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Old 11-17-2008, 07:57 PM   #1
baskar.v
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Is there is any wat to non root user can able to install rpm


Hi
We are creating desktop application for Linux, still now we are using "tar" and shell script to install application in the client machines. We are planning to distribute this software through rpm. Most of our clients are not having root permission. Is there is any simple way to override this problem ?

The following command solving our issue, but most our clients don't have rights to request this to their Admin.

chmod -R a+rwx /var/lib/rpm ( by admin user )


Regards
Baskar
 
Old 11-17-2008, 11:32 PM   #2
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Quote:
Most of our clients are not having root permission. Is there is any simple way to override this problem ?
No!........
 
Old 11-17-2008, 11:34 PM   #3
lazlow
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If just anybody could install software to the system, it would make the system insecure(like windows).
 
Old 11-17-2008, 11:38 PM   #4
linuxlover.chaitanya
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Can, using sudo, solve your problems?
 
Old 11-18-2008, 12:07 AM   #5
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Quote:
Originally Posted by linuxlover.chaitanya View Post
Can, using sudo, solve your problems?
Sudo is giving root permission.
The OP said:
Quote:
Most of our clients are not having root permission.
Can you add one + one?
 
Old 11-18-2008, 12:24 AM   #6
linuxlover.chaitanya
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Obviously there is no way you can install packages in linux without root permissions. But giving permanent permissions would violate use of root. So other way around is to use sudo.
 
Old 11-18-2008, 12:35 AM   #7
chrism01
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Exactly, you can setup sudo to ONLY RUN a specific cmd (or set of cmds). You don't have to give carte blanche, in fact you shouldn't. That isn't what it was developed for, even though these days people seem to want to do that...
 
Old 11-18-2008, 01:18 AM   #8
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Can a user set up his own sudo to install one specific package?
If you need to call the administrator who's office is on the other side of town to come over and set up sudo in all the clients so they can install one specific package, would'nt it be easier to just tell him to install the frickin' rpm and forget about the sudo bullshit and let's get on with our day?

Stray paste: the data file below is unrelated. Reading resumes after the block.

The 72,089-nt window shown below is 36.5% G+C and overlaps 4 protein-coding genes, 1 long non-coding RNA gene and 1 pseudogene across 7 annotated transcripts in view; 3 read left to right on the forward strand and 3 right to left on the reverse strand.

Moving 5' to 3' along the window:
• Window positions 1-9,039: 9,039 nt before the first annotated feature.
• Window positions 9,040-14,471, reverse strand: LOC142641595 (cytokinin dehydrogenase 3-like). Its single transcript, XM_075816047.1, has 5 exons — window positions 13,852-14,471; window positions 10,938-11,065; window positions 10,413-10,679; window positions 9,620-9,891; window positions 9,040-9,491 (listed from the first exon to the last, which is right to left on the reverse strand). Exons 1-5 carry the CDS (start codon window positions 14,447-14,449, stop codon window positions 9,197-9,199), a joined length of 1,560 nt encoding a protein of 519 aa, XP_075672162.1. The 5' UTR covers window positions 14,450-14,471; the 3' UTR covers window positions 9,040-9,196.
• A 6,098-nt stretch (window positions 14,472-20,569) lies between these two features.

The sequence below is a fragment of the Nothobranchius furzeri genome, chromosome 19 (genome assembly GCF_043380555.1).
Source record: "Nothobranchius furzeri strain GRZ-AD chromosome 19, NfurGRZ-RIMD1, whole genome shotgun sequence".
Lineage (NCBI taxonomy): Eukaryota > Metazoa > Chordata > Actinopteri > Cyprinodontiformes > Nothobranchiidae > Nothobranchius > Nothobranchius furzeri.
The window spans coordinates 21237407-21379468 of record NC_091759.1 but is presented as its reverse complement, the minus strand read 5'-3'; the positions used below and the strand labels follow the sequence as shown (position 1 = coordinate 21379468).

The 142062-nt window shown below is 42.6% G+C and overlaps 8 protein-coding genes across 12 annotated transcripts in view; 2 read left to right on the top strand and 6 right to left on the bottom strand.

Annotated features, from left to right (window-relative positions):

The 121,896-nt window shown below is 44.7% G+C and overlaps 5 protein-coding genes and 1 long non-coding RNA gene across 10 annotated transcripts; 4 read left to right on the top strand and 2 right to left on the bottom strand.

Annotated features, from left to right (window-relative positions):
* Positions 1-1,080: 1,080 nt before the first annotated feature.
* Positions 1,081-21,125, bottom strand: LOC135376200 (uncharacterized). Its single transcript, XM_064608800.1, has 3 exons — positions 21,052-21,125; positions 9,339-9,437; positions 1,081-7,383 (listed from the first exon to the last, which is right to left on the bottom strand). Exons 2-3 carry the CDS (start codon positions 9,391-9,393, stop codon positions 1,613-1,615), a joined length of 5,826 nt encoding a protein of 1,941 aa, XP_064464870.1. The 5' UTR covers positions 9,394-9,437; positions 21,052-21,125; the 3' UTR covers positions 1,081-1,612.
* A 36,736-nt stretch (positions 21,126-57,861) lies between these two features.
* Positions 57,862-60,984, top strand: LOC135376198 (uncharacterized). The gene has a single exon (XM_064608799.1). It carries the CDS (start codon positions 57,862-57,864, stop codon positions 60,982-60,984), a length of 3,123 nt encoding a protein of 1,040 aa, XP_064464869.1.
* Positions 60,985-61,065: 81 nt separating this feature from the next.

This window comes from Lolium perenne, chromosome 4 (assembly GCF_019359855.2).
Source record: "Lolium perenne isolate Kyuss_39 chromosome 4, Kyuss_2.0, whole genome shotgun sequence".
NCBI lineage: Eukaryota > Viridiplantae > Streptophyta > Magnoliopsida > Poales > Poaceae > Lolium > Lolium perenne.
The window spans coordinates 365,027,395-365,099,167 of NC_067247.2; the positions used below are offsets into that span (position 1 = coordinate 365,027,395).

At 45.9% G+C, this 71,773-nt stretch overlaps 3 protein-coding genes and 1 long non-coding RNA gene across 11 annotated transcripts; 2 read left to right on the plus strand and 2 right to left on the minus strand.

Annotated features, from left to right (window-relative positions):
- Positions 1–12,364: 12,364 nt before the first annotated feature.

Old 11-18-2008, 02:40 AM   #9
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linuxlover.chaitanya & chrism01

I don't think you're interpreting the OP's question properly. Here's how I interpret it:
Quote:
Hey yall!
A couple of us here in the office want to install some games, but we're not allowed too install anything. Is there a way we can circumvent the administrator and install these games so we can play instead of work?
And your responce appears to be:
Quote:
Hey bud!
It's easy, just go to the main menu/administrator/sudoers and add yourself to the list and give yourself administrative permission to install games only and VOILA!!, you're all set. Glad to have come to your rescue, no need to thank us bud.
I'm such an idiot!
If I meet yall on the street I'll be sure to bow on my knees and kiss your feet for being so intelligent.
 
Old 11-18-2008, 03:23 AM   #10
i92guboj
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Quote:
Originally Posted by chrism01 View Post
Exactly, you can setup sudo to ONLY RUN a specific cmd (or set of cmds). You don't have to give carte blanche, in fact you shouldn't. That isn't what it was developed for, even though these days people seem to want to do that...
Yes. And you can run sudo rpm to install a rootkit, vulnerable software, or just send you the passwd file. Giving users that privilege is something that your admin is not gonna do if he has at least a couple of neurons.

To the OP, why do you think that rpm is mandatory? Why not tar everything into an archive, and just instruct the users to install it locally on their home directory? Simple, easy, no risk and everyone can do it.
 
  


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